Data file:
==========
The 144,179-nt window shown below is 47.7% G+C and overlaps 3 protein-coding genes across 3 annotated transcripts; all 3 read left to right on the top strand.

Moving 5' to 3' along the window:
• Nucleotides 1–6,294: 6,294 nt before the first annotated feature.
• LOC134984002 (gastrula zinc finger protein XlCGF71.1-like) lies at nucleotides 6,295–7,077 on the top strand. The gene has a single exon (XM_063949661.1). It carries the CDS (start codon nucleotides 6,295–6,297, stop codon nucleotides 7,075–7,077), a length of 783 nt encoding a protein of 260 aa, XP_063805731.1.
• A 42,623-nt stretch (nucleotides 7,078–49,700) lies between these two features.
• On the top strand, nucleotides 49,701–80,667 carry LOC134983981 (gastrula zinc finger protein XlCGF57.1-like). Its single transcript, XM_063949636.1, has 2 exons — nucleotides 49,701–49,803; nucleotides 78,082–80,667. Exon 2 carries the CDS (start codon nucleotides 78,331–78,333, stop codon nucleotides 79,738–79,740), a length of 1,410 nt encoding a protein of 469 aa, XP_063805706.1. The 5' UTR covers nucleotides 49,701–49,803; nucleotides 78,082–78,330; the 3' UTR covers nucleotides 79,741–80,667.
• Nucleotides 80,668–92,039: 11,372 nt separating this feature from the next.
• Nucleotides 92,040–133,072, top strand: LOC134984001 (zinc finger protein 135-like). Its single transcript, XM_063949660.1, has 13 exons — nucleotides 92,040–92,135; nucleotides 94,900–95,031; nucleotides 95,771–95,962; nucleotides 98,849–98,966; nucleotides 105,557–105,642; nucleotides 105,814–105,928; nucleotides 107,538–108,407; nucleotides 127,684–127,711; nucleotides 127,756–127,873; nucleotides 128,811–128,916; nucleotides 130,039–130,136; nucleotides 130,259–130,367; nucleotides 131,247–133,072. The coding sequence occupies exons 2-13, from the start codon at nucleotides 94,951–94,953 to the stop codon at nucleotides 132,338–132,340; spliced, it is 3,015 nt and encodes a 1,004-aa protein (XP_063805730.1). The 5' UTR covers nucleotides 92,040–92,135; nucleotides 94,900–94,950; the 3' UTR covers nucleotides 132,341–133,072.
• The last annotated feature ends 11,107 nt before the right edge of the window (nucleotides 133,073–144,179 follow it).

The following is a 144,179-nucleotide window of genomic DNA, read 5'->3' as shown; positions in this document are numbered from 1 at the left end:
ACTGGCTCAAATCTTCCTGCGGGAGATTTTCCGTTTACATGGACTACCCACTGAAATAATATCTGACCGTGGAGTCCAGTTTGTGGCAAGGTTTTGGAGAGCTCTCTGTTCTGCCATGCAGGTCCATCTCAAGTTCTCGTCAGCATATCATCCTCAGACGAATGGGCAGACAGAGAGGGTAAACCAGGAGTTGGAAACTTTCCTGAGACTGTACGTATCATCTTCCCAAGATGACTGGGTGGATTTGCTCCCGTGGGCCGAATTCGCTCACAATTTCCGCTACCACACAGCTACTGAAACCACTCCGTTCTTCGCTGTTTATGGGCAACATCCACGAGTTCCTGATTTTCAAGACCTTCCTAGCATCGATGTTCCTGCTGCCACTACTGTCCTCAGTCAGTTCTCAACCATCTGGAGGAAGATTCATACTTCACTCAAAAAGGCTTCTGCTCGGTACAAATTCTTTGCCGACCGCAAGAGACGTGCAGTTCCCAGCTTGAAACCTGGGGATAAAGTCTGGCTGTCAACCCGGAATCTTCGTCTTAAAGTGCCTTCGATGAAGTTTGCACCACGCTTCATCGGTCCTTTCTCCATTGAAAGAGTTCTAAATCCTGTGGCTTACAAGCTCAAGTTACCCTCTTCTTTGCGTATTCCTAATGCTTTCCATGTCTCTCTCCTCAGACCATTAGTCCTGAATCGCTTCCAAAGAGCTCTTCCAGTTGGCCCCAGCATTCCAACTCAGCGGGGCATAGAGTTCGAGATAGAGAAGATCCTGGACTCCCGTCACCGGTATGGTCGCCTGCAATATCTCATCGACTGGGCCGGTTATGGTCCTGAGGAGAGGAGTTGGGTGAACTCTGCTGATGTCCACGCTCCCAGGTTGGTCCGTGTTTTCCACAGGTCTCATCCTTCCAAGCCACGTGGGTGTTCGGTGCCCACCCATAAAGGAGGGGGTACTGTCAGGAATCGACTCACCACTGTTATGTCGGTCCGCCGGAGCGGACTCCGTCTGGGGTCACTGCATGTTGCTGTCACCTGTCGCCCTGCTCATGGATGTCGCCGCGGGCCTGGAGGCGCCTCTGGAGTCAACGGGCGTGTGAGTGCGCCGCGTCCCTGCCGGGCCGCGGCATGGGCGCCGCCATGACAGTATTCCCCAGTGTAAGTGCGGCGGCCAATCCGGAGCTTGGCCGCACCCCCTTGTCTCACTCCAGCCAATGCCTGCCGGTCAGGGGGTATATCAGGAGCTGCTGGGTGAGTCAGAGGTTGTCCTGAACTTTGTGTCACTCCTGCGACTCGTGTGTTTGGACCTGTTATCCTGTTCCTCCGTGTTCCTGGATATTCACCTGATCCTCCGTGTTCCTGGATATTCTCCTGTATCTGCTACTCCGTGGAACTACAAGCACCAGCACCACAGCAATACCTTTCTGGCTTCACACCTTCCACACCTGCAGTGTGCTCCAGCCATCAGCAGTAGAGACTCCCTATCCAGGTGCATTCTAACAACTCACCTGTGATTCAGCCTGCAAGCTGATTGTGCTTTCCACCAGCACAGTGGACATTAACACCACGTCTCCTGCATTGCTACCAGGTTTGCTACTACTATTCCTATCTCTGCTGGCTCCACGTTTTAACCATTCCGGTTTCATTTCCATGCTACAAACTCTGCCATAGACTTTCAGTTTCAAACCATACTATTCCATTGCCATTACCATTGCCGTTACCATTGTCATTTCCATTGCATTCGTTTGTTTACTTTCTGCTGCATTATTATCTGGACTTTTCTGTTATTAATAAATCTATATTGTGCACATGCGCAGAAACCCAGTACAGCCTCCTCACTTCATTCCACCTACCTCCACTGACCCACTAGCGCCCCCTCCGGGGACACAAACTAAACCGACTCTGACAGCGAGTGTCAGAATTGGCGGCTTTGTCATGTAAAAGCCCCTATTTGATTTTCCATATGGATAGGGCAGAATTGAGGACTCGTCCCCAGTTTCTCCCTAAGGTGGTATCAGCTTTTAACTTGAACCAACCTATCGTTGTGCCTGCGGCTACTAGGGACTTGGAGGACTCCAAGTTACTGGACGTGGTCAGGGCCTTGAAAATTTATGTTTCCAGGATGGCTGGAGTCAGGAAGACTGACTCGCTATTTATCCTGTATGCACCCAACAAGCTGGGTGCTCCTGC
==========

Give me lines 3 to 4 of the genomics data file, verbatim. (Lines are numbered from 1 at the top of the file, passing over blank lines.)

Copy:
• Nucleotides 1–6,294: 6,294 nt before the first annotated feature.
• LOC134984002 (gastrula zinc finger protein XlCGF71.1-like) lies at nucleotides 6,295–7,077 on the top strand. The gene has a single exon (XM_063949661.1). It carries the CDS (start codon nucleotides 6,295–6,297, stop codon nucleotides 7,075–7,077), a length of 783 nt encoding a protein of 260 aa, XP_063805731.1.